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A review of corporate and real estate records in Florida shows the Lasso-linked shell companies’ holdings have increased since 2017, raising questions over the legality of Lasso’s candidacy.
Ecuadorian presidential candidate Guillermo Lasso had links with shell companies in the United States for more than $30 million in 2017, which after the approval of a legal reform were covered up with "additional veils of anonymity," the CEPR research center denounced Thursday.
This revelation comes just over a week before the ballot in Ecuador between Lasso - a right-wing banker - and leftist candidate Andres Arauz, a protegé of former President Rafael Correa.
In the last 2017 presidential election, the Washington-based Center for Economic and Policy Research (CEPR) denounced the existence of shell companies in Florida linked to Lasso that had properties in Miami valued at more than $30 million.
Ecuador approved in 2017 a reform called the Ethical Pact to prevent public officials or candidates for elected office from having companies or accounts in tax havens.
According to Ecuadorean law, Florida is included in the list of preferential tax regimes in the case that the investments are under the form of Limited Liability Companies (LLC for its acronym in English).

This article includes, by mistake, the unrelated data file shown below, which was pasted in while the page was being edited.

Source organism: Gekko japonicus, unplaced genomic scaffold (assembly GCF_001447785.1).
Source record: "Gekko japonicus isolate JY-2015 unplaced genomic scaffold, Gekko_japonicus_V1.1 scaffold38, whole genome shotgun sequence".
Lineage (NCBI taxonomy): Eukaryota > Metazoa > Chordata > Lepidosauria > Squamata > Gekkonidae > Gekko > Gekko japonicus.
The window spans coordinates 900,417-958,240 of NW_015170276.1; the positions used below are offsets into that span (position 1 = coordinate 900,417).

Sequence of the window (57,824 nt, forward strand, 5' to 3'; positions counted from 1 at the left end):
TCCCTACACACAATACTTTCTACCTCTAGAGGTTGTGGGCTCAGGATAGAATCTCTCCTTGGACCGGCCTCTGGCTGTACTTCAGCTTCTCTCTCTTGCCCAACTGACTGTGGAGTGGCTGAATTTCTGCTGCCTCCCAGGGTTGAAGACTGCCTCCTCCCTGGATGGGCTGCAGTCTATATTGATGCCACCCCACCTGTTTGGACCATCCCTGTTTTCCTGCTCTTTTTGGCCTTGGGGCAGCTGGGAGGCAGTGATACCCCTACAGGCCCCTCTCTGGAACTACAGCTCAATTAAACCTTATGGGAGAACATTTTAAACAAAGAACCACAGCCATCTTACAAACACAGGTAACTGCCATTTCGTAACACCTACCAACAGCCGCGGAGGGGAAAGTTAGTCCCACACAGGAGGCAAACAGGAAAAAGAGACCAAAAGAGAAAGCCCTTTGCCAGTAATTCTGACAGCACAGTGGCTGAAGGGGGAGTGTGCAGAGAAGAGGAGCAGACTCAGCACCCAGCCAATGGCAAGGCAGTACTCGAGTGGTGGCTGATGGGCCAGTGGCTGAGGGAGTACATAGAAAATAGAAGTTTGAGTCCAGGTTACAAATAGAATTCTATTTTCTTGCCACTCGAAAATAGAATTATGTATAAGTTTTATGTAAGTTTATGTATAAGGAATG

"Although additional veils of anonymity have been introduced to hide ownership, a review of Florida's corporate and real estate records show that front companies linked to Lasso have increased since 2017," CEPR stated.
The center indicated that in 2020, most of the shell companies noted underwent countless changes, including deactivations, resignations, name changes, mergers and dissolutions.
"Many companies changed their names within a week of dissolution. All but four of the companies associated with Lasso have now merged into new entities. In total we identified 23 active companies registered in Florida," CEPR noted.
According to CEPR researcher Jake Johnston "shell companies are a significant factor in explaining how the rich, the powerful and the corrupt can hide their money to avoid paying taxes."
Johnston indicated to AFP that "Lasso should clearly explain what connection he has with these or any other front companies outside of Ecuador."
"Voters in any country should know the business, local or foreign interests of candidates for high office and whether they use corporate anonymity or accounting tricks to avoid contributing a fair share to the country they seek to govern," he concluded.